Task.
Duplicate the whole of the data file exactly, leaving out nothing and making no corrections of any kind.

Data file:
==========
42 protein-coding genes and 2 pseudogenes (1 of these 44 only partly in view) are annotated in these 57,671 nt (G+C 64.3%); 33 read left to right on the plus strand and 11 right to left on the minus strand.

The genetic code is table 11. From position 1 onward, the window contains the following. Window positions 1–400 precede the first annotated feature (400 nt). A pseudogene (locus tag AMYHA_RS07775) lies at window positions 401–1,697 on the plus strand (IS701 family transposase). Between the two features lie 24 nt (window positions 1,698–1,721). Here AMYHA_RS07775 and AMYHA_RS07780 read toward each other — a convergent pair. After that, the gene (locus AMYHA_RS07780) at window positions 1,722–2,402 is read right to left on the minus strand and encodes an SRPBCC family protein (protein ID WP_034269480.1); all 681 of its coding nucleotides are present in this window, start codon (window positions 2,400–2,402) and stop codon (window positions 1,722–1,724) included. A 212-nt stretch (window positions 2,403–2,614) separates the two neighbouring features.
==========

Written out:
42 protein-coding genes and 2 pseudogenes (1 of these 44 only partly in view) are annotated in these 57,671 nt (G+C 64.3%); 33 read left to right on the plus strand and 11 right to left on the minus strand.

The genetic code is table 11. From position 1 onward, the window contains the following. Window positions 1–400 precede the first annotated feature (400 nt). A pseudogene (locus tag AMYHA_RS07775) lies at window positions 401–1,697 on the plus strand (IS701 family transposase). Between the two features lie 24 nt (window positions 1,698–1,721). Here AMYHA_RS07775 and AMYHA_RS07780 read toward each other — a convergent pair. After that, the gene (locus AMYHA_RS07780) at window positions 1,722–2,402 is read right to left on the minus strand and encodes an SRPBCC family protein (protein ID WP_034269480.1); all 681 of its coding nucleotides are present in this window, start codon (window positions 2,400–2,402) and stop codon (window positions 1,722–1,724) included. A 212-nt stretch (window positions 2,403–2,614) separates the two neighbouring features.